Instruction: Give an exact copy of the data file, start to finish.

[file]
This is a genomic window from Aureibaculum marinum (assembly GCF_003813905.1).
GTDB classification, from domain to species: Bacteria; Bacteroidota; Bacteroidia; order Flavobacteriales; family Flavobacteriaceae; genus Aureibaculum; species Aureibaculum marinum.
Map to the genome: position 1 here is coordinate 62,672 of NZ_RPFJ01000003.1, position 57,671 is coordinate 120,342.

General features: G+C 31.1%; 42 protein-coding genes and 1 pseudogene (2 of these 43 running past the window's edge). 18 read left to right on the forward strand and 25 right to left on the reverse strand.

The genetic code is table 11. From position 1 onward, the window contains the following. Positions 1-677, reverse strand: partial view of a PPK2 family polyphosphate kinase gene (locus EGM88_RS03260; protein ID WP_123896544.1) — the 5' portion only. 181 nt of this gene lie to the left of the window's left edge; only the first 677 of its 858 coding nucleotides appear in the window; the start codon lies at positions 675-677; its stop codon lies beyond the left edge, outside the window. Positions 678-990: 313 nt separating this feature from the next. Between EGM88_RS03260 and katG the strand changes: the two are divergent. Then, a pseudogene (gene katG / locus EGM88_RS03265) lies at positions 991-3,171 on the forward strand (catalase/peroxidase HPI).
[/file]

This is a genomic window from Aureibaculum marinum (assembly GCF_003813905.1).
GTDB classification, from domain to species: Bacteria; Bacteroidota; Bacteroidia; order Flavobacteriales; family Flavobacteriaceae; genus Aureibaculum; species Aureibaculum marinum.
Map to the genome: position 1 here is coordinate 62,672 of NZ_RPFJ01000003.1, position 57,671 is coordinate 120,342.

General features: G+C 31.1%; 42 protein-coding genes and 1 pseudogene (2 of these 43 running past the window's edge). 18 read left to right on the forward strand and 25 right to left on the reverse strand.

The genetic code is table 11. From position 1 onward, the window contains the following. Positions 1-677, reverse strand: partial view of a PPK2 family polyphosphate kinase gene (locus EGM88_RS03260; protein ID WP_123896544.1) — the 5' portion only. 181 nt of this gene lie to the left of the window's left edge; only the first 677 of its 858 coding nucleotides appear in the window; the start codon lies at positions 675-677; its stop codon lies beyond the left edge, outside the window. Positions 678-990: 313 nt separating this feature from the next. Between EGM88_RS03260 and katG the strand changes: the two are divergent. Then, a pseudogene (gene katG / locus EGM88_RS03265) lies at positions 991-3,171 on the forward strand (catalase/peroxidase HPI).